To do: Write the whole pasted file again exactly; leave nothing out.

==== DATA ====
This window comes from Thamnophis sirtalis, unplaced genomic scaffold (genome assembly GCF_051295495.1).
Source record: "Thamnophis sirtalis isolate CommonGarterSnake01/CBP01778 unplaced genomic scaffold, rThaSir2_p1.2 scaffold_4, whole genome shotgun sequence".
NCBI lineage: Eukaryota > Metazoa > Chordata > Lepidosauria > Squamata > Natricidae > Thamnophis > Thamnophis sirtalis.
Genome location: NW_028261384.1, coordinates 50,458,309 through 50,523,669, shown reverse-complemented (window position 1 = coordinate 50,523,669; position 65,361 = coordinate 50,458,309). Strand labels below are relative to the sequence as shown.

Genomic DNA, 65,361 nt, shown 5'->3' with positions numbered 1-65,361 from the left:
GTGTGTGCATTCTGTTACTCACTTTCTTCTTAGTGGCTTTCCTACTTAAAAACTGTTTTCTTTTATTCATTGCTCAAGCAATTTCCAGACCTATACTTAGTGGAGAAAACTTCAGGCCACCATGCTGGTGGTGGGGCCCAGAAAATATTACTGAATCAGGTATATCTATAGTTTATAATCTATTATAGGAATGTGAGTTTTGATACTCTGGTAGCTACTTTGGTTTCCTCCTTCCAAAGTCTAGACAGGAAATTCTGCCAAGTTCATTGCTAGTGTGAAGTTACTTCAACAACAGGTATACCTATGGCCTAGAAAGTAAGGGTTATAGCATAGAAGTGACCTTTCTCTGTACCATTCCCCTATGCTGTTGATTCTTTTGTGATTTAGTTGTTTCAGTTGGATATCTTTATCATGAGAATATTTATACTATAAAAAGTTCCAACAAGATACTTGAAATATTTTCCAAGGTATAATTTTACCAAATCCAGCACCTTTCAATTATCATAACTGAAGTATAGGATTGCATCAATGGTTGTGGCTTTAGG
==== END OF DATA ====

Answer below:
This window comes from Thamnophis sirtalis, unplaced genomic scaffold (genome assembly GCF_051295495.1).
Source record: "Thamnophis sirtalis isolate CommonGarterSnake01/CBP01778 unplaced genomic scaffold, rThaSir2_p1.2 scaffold_4, whole genome shotgun sequence".
NCBI lineage: Eukaryota > Metazoa > Chordata > Lepidosauria > Squamata > Natricidae > Thamnophis > Thamnophis sirtalis.
Genome location: NW_028261384.1, coordinates 50,458,309 through 50,523,669, shown reverse-complemented (window position 1 = coordinate 50,523,669; position 65,361 = coordinate 50,458,309). Strand labels below are relative to the sequence as shown.

Genomic DNA, 65,361 nt, shown 5'->3' with positions numbered 1-65,361 from the left:
GTGTGTGCATTCTGTTACTCACTTTCTTCTTAGTGGCTTTCCTACTTAAAAACTGTTTTCTTTTATTCATTGCTCAAGCAATTTCCAGACCTATACTTAGTGGAGAAAACTTCAGGCCACCATGCTGGTGGTGGGGCCCAGAAAATATTACTGAATCAGGTATATCTATAGTTTATAATCTATTATAGGAATGTGAGTTTTGATACTCTGGTAGCTACTTTGGTTTCCTCCTTCCAAAGTCTAGACAGGAAATTCTGCCAAGTTCATTGCTAGTGTGAAGTTACTTCAACAACAGGTATACCTATGGCCTAGAAAGTAAGGGTTATAGCATAGAAGTGACCTTTCTCTGTACCATTCCCCTATGCTGTTGATTCTTTTGTGATTTAGTTGTTTCAGTTGGATATCTTTATCATGAGAATATTTATACTATAAAAAGTTCCAACAAGATACTTGAAATATTTTCCAAGGTATAATTTTACCAAATCCAGCACCTTTCAATTATCATAACTGAAGTATAGGATTGCATCAATGGTTGTGGCTTTAGG